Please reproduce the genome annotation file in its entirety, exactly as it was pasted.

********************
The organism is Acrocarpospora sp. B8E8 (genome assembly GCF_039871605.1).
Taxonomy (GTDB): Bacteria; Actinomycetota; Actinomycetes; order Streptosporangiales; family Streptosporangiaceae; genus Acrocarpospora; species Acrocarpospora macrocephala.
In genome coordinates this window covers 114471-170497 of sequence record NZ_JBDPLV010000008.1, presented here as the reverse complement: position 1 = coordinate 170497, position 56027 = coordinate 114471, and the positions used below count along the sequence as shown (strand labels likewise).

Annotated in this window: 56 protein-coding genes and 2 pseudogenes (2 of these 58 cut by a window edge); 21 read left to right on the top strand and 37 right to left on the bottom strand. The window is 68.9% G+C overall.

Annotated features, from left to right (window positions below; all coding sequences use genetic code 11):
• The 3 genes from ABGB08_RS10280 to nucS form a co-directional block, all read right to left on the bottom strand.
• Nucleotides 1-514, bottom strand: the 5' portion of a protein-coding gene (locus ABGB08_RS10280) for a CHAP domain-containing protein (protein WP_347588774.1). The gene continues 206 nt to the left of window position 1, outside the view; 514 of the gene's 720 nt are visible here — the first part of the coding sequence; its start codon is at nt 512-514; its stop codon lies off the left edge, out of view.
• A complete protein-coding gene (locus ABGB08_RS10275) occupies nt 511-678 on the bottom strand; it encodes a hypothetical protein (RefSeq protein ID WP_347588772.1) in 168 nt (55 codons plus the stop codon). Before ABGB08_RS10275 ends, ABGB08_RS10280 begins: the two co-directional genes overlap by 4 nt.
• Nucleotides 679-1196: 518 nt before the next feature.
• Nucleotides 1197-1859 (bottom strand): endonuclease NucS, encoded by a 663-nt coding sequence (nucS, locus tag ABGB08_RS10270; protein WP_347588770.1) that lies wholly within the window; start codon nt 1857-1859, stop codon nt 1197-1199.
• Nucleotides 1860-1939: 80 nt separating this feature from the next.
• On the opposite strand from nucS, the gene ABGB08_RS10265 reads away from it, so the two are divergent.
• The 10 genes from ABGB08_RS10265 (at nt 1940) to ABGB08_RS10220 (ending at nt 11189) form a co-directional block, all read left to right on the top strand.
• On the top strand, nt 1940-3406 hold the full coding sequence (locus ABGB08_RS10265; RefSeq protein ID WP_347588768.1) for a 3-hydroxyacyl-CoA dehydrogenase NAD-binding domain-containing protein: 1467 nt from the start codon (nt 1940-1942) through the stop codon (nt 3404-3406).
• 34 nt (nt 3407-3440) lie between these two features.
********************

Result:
The organism is Acrocarpospora sp. B8E8 (genome assembly GCF_039871605.1).
Taxonomy (GTDB): Bacteria; Actinomycetota; Actinomycetes; order Streptosporangiales; family Streptosporangiaceae; genus Acrocarpospora; species Acrocarpospora macrocephala.
In genome coordinates this window covers 114471-170497 of sequence record NZ_JBDPLV010000008.1, presented here as the reverse complement: position 1 = coordinate 170497, position 56027 = coordinate 114471, and the positions used below count along the sequence as shown (strand labels likewise).

Annotated in this window: 56 protein-coding genes and 2 pseudogenes (2 of these 58 cut by a window edge); 21 read left to right on the top strand and 37 right to left on the bottom strand. The window is 68.9% G+C overall.

Annotated features, from left to right (window positions below; all coding sequences use genetic code 11):
• The 3 genes from ABGB08_RS10280 to nucS form a co-directional block, all read right to left on the bottom strand.
• Nucleotides 1-514, bottom strand: the 5' portion of a protein-coding gene (locus ABGB08_RS10280) for a CHAP domain-containing protein (protein WP_347588774.1). The gene continues 206 nt to the left of window position 1, outside the view; 514 of the gene's 720 nt are visible here — the first part of the coding sequence; its start codon is at nt 512-514; its stop codon lies off the left edge, out of view.
• A complete protein-coding gene (locus ABGB08_RS10275) occupies nt 511-678 on the bottom strand; it encodes a hypothetical protein (RefSeq protein ID WP_347588772.1) in 168 nt (55 codons plus the stop codon). Before ABGB08_RS10275 ends, ABGB08_RS10280 begins: the two co-directional genes overlap by 4 nt.
• Nucleotides 679-1196: 518 nt before the next feature.
• Nucleotides 1197-1859 (bottom strand): endonuclease NucS, encoded by a 663-nt coding sequence (nucS, locus tag ABGB08_RS10270; protein WP_347588770.1) that lies wholly within the window; start codon nt 1857-1859, stop codon nt 1197-1199.
• Nucleotides 1860-1939: 80 nt separating this feature from the next.
• On the opposite strand from nucS, the gene ABGB08_RS10265 reads away from it, so the two are divergent.
• The 10 genes from ABGB08_RS10265 (at nt 1940) to ABGB08_RS10220 (ending at nt 11189) form a co-directional block, all read left to right on the top strand.
• On the top strand, nt 1940-3406 hold the full coding sequence (locus ABGB08_RS10265; RefSeq protein ID WP_347588768.1) for a 3-hydroxyacyl-CoA dehydrogenase NAD-binding domain-containing protein: 1467 nt from the start codon (nt 1940-1942) through the stop codon (nt 3404-3406).
• 34 nt (nt 3407-3440) lie between these two features.